Empathy isn't just limited to making customers feel special, but can also highlight a path out of controversy. Airbnb, a brand aiming to 'increase cross-cultural empathy and decrease cultural boundaries' saw a customer who had been declined accommodation, subsequently accepted after using a fake profile picture of a white man. The brand responded and launched its ‘Open Doors’ policy, where any guest who feels victimised by discrimination is re-homed elsewhere or in a hotel.
Great. So, what now?
Can it be captured? Can empathy be fine-tuned to shape the customer experience? Absolutely. Here are three pointers:
1. Get to know the customer
In their book, ‘See, Feel, Think: Do The Power of Instinct in Business’, Shaun Smith and Andy Milligan quote the Native American saying “Do not judge your neighbour until you walk two moons in his moccasins”. Yes, as a society we seem to be forgetting this basic human curiosity. You only have to turn on the news to see that many people are facing challenges in many different ways throughout society today. Empathy starts with knowing your customer and being willing to listen to their views even if they don’t accord with your version of reality.
Brands shouldn't be adding to people's stresses and confusions but rather looking to deliver a seamless experience that starts and finishes at a place of empathy. If an agent manages to make a connection with a customer to the detriment of the call time targets, so be it. Take the hit.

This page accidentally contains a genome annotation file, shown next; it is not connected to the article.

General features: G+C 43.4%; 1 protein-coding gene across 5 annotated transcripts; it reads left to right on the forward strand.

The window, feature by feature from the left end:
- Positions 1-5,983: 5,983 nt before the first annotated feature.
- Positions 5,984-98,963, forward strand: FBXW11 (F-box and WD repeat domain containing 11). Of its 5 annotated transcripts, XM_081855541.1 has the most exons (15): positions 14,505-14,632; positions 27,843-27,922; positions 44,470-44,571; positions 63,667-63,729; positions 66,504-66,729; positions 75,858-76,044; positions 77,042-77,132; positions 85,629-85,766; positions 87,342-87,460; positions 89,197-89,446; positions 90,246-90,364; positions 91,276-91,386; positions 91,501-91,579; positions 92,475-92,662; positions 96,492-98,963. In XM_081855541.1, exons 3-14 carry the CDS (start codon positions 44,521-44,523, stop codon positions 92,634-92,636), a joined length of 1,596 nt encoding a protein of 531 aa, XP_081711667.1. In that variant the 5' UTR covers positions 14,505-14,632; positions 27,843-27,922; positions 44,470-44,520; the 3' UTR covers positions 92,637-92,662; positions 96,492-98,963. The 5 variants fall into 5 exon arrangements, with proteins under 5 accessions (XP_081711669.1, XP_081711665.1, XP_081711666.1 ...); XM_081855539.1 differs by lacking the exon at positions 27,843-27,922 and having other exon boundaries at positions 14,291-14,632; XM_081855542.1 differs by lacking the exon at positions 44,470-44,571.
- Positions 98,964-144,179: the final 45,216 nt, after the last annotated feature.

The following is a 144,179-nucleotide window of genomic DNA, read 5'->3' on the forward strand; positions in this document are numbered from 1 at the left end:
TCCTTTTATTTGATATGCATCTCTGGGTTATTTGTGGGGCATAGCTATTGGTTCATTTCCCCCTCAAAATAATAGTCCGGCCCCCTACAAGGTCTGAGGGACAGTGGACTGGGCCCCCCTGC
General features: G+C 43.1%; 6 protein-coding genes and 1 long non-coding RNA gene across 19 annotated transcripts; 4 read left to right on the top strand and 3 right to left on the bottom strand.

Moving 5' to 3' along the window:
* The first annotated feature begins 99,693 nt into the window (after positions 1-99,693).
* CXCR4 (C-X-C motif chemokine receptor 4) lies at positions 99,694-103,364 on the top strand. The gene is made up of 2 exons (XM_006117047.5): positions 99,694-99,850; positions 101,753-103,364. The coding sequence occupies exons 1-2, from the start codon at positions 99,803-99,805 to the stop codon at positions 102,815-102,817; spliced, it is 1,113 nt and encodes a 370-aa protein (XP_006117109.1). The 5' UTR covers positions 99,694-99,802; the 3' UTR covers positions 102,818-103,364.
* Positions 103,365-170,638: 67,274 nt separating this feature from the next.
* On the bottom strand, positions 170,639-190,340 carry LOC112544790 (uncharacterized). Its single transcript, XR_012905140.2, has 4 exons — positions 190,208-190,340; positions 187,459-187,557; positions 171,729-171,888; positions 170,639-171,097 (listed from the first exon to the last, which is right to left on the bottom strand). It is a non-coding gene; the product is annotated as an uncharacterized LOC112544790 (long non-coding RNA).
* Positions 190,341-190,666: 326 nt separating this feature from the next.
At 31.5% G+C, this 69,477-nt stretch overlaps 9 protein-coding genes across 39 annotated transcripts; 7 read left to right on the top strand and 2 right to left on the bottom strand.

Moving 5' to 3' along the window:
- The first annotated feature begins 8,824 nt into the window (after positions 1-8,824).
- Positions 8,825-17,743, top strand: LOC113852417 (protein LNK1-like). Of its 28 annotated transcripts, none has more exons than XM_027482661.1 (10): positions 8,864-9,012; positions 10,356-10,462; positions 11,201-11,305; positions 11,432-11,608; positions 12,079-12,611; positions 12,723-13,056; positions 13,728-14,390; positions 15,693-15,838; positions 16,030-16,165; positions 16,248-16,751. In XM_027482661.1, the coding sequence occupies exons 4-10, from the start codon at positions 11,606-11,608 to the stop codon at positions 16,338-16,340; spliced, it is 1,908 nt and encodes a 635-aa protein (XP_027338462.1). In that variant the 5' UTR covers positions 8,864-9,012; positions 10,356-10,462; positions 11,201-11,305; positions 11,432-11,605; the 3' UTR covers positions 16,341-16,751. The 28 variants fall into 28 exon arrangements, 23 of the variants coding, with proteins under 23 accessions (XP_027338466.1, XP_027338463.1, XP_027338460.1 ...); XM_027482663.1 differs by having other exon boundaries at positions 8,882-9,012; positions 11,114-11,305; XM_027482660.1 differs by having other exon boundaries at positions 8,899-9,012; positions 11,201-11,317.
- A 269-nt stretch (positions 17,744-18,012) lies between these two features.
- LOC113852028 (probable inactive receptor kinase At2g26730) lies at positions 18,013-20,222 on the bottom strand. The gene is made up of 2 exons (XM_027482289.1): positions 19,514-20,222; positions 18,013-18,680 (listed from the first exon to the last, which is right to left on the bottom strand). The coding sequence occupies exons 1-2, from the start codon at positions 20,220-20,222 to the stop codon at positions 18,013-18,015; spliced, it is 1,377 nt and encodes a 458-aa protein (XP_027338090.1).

Think long-term. Zappos measures ‘Average call Handling Time’ as do most contact centres, however where it differs is that it rewards agents for customer advocacy rather than productivity. Tony Hsieh, Zappos’ CEO, relates with pride that their longest customer call ever was five hours. Positive experiences often lead to positive conversations. And if your customer goes on to speak well of your brand after they've chatted with an agent, you've recruited another PR manager - at zero cost.
2. Know the cost
The difference between empathy and apathy will often mean the difference between a loyal customer and a lost customer. I have stayed with brands purely because of the customer service, as have millions of other customers. I have also switched providers because of a huge lack of customer empathy and care. My wife and I return to restaurants who go the extra mile, and we often choose smaller businesses who prioritise the customer experience and not just the selling of their products.
The cost of adopting an apathetic approach to customer relations is a real one that plays out in markets across the world every day. A lot of organisations, (insurance companies especially) rely on apathetic customers who renew policies without checking the alternatives and get ripped off as a result.
But inertia only gets you so far, and as soon as a better alternative comes along, customers will switch to reward the better brand. Whilst the UK High Street banks are beating their breasts about declining customers and waning footfall in branches, Metro Bank is busily growing market share and adding new stores.
3. Champion the champions
Organisations would benefit hugely from championing their agents who have a clear love and empathy for those around them. By championing this trait, entire brand cultures can be transformed. Let them lead the team. Promote them. Give them bonuses and random days off. When you reward empathy, it grows.
Recognising the incredible power of empathy to set a business culture is a game changer. But whatever you think of empathy, do not take it for granted. An empathetic person is a powerful asset embodying the very DNA of the brand, yet by their nature, they are probably the most sensitive to a toxic culture. Empathy starts at the top.